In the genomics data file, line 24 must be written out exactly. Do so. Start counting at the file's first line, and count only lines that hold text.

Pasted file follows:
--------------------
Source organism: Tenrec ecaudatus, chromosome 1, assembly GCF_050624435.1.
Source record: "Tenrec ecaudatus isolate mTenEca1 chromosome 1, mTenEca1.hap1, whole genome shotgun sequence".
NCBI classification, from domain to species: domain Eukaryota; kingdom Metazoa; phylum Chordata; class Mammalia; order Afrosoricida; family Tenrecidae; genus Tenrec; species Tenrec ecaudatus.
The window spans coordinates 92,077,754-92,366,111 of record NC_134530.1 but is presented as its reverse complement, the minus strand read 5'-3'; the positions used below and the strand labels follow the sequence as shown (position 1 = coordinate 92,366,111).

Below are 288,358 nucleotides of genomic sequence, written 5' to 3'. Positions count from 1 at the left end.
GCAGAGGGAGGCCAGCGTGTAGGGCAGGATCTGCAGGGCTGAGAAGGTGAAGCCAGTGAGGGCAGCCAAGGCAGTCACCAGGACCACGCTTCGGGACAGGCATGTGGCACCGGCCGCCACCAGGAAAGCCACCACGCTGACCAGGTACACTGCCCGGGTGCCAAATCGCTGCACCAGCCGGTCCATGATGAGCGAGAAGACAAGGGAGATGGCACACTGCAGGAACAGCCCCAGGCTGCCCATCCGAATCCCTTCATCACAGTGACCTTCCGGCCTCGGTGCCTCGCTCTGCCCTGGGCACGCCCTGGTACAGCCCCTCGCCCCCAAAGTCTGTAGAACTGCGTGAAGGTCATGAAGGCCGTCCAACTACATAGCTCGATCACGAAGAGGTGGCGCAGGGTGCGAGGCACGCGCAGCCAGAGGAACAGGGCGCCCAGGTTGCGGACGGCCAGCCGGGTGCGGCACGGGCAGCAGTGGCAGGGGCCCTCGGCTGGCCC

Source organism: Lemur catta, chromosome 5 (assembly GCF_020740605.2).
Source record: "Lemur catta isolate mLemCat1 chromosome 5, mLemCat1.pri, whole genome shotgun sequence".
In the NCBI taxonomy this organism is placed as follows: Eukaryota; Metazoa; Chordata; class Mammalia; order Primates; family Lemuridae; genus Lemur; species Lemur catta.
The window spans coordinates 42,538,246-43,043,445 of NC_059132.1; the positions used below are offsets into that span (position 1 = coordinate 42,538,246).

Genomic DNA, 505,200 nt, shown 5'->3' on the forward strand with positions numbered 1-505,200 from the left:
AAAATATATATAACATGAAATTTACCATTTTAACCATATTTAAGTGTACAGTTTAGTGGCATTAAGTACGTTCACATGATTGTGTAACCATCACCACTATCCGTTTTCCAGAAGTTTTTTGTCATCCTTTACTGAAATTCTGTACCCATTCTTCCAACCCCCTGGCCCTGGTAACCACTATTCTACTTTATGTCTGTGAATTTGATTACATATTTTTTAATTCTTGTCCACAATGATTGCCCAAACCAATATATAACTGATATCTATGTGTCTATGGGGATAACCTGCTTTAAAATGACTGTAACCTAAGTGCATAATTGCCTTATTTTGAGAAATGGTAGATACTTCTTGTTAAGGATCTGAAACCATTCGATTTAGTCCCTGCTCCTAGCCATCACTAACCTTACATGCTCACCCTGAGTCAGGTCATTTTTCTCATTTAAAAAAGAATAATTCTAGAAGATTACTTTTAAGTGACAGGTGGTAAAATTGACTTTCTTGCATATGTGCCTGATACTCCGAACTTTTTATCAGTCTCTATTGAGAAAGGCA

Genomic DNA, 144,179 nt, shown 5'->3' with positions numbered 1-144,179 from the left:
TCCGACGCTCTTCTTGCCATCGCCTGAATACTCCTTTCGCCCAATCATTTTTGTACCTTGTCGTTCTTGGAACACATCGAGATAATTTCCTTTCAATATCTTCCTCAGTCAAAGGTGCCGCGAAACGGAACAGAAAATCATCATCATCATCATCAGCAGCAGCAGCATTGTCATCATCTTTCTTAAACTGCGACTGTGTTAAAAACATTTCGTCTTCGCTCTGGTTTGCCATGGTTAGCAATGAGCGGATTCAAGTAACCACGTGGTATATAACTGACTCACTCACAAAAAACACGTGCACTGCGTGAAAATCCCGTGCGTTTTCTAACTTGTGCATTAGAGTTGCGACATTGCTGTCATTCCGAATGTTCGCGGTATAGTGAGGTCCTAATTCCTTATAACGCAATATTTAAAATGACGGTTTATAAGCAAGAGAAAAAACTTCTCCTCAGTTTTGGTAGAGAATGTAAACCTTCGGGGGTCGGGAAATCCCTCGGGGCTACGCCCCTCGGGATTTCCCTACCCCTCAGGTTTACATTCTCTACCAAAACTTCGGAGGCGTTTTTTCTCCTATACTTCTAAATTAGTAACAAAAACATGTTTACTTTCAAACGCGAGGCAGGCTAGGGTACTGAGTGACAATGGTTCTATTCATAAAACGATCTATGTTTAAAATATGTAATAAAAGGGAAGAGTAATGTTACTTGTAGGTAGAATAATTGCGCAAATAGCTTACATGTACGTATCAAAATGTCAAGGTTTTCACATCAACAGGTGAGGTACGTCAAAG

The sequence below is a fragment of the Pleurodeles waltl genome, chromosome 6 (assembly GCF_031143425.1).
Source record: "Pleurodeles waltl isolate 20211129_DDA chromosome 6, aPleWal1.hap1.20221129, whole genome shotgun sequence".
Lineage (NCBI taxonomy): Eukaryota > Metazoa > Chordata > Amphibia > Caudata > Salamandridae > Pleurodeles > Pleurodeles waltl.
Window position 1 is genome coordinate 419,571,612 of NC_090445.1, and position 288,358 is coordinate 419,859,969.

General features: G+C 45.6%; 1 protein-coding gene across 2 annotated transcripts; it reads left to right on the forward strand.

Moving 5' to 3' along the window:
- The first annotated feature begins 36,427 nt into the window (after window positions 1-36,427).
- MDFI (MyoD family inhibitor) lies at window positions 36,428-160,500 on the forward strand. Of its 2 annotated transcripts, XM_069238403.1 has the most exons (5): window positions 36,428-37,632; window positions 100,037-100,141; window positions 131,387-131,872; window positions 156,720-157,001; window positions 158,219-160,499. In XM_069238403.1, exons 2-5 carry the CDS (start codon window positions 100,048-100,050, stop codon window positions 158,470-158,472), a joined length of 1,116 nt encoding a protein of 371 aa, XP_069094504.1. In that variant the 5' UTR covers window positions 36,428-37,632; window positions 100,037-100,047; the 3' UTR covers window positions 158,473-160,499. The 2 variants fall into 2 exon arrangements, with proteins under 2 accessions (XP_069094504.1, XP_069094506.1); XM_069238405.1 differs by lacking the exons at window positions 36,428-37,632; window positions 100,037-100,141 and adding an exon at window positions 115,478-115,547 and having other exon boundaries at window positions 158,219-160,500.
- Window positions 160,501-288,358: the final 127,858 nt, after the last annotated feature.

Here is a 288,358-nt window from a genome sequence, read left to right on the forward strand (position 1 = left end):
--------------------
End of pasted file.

Here is a 288,358-nt window from a genome sequence, read left to right on the forward strand (position 1 = left end):